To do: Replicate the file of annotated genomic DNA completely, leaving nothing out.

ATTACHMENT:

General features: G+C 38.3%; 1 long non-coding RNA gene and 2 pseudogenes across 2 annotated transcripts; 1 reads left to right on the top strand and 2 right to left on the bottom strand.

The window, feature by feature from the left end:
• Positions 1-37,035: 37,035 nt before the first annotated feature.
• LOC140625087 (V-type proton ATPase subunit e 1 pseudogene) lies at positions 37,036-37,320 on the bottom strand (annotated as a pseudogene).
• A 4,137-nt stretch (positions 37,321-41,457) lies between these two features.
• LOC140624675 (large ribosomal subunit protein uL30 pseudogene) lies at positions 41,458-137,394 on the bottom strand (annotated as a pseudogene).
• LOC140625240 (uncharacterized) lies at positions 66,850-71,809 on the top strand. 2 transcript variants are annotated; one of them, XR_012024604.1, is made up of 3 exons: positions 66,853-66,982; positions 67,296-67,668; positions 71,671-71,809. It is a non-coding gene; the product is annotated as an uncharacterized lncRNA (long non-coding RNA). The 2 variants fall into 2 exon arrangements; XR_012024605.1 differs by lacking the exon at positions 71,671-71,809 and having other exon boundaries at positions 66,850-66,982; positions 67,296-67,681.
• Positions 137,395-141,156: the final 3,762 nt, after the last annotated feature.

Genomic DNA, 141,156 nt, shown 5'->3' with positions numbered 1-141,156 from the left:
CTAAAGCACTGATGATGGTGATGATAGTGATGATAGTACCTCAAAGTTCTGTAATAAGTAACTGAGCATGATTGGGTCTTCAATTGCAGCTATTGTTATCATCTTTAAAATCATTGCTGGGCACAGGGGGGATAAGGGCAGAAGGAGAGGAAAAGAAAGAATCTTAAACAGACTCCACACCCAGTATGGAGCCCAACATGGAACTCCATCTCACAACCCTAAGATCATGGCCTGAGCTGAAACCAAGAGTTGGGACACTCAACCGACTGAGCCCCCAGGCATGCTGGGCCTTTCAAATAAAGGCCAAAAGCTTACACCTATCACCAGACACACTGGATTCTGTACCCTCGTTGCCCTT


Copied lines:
General features: G+C 38.3%; 1 long non-coding RNA gene and 2 pseudogenes across 2 annotated transcripts; 1 reads left to right on the top strand and 2 right to left on the bottom strand.

The window, feature by feature from the left end:
• Positions 1-37,035: 37,035 nt before the first annotated feature.
• LOC140625087 (V-type proton ATPase subunit e 1 pseudogene) lies at positions 37,036-37,320 on the bottom strand (annotated as a pseudogene).
• A 4,137-nt stretch (positions 37,321-41,457) lies between these two features.
• LOC140624675 (large ribosomal subunit protein uL30 pseudogene) lies at positions 41,458-137,394 on the bottom strand (annotated as a pseudogene).
• LOC140625240 (uncharacterized) lies at positions 66,850-71,809 on the top strand. 2 transcript variants are annotated; one of them, XR_012024604.1, is made up of 3 exons: positions 66,853-66,982; positions 67,296-67,668; positions 71,671-71,809. It is a non-coding gene; the product is annotated as an uncharacterized lncRNA (long non-coding RNA). The 2 variants fall into 2 exon arrangements; XR_012024605.1 differs by lacking the exon at positions 71,671-71,809 and having other exon boundaries at positions 66,850-66,982; positions 67,296-67,681.
• Positions 137,395-141,156: the final 3,762 nt, after the last annotated feature.

Genomic DNA, 141,156 nt, shown 5'->3' with positions numbered 1-141,156 from the left:
CTAAAGCACTGATGATGGTGATGATAGTGATGATAGTACCTCAAAGTTCTGTAATAAGTAACTGAGCATGATTGGGTCTTCAATTGCAGCTATTGTTATCATCTTTAAAATCATTGCTGGGCACAGGGGGGATAAGGGCAGAAGGAGAGGAAAAGAAAGAATCTTAAACAGACTCCACACCCAGTATGGAGCCCAACATGGAACTCCATCTCACAACCCTAAGATCATGGCCTGAGCTGAAACCAAGAGTTGGGACACTCAACCGACTGAGCCCCCAGGCATGCTGGGCCTTTCAAATAAAGGCCAAAAGCTTACACCTATCACCAGACACACTGGATTCTGTACCCTCGTTGCCCTT